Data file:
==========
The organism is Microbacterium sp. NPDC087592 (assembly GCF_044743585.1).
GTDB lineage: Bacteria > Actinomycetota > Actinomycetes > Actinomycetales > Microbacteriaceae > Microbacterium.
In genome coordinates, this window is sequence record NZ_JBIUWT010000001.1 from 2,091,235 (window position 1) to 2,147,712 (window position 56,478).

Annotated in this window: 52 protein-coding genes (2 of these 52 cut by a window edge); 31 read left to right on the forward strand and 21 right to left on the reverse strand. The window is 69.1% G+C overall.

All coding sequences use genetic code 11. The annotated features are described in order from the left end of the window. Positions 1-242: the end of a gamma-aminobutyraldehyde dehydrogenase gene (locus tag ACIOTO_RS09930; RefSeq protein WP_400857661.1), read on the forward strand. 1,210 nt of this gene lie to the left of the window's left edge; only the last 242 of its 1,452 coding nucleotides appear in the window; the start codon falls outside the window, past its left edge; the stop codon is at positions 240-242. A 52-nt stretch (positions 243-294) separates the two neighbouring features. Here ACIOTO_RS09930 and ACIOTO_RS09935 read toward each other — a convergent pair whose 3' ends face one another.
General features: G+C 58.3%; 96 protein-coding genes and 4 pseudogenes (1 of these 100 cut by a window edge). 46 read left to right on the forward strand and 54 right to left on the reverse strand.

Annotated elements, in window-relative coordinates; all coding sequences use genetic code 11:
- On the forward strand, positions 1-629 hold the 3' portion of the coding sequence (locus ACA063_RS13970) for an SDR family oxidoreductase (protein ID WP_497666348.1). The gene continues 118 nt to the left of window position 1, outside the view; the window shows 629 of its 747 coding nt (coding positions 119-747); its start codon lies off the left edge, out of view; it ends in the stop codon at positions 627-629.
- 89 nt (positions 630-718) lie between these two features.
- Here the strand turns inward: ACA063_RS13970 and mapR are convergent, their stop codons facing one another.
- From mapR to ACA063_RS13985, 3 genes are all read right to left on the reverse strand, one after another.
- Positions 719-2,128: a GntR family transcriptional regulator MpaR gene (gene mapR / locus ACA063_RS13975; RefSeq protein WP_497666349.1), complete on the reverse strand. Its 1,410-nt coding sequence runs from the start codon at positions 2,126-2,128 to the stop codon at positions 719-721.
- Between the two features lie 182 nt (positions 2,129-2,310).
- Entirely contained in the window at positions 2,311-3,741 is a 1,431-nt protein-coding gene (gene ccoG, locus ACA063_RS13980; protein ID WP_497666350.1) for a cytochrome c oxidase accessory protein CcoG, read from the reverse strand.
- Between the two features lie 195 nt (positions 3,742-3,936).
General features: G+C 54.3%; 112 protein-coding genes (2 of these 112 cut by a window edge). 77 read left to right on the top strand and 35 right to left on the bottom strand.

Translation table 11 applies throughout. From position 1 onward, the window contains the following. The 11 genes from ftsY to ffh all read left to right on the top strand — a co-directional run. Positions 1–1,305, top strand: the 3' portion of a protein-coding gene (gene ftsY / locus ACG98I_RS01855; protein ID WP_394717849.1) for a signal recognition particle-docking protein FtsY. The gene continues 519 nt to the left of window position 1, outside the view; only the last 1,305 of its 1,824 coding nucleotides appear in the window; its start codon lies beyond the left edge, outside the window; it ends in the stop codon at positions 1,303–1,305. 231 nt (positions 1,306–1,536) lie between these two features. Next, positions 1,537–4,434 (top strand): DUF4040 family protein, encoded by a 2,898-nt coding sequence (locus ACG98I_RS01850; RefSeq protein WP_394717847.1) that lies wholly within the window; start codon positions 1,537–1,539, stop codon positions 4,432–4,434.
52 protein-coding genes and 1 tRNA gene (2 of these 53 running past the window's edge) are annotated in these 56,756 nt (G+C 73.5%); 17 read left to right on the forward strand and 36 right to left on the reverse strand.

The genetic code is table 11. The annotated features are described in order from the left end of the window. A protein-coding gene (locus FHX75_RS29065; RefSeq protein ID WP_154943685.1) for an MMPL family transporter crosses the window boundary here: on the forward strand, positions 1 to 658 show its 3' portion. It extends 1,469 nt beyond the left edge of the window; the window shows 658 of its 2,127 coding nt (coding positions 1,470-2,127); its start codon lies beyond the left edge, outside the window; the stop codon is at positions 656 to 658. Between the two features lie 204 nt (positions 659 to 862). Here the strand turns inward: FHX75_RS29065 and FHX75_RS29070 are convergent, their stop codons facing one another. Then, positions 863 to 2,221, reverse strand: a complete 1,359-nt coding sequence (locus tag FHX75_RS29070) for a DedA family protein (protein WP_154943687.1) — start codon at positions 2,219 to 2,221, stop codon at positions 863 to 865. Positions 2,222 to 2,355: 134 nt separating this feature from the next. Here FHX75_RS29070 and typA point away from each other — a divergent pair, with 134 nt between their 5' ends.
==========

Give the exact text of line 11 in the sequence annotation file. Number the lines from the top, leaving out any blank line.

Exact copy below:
- From mapR to ACA063_RS13985, 3 genes are all read right to left on the reverse strand, one after another.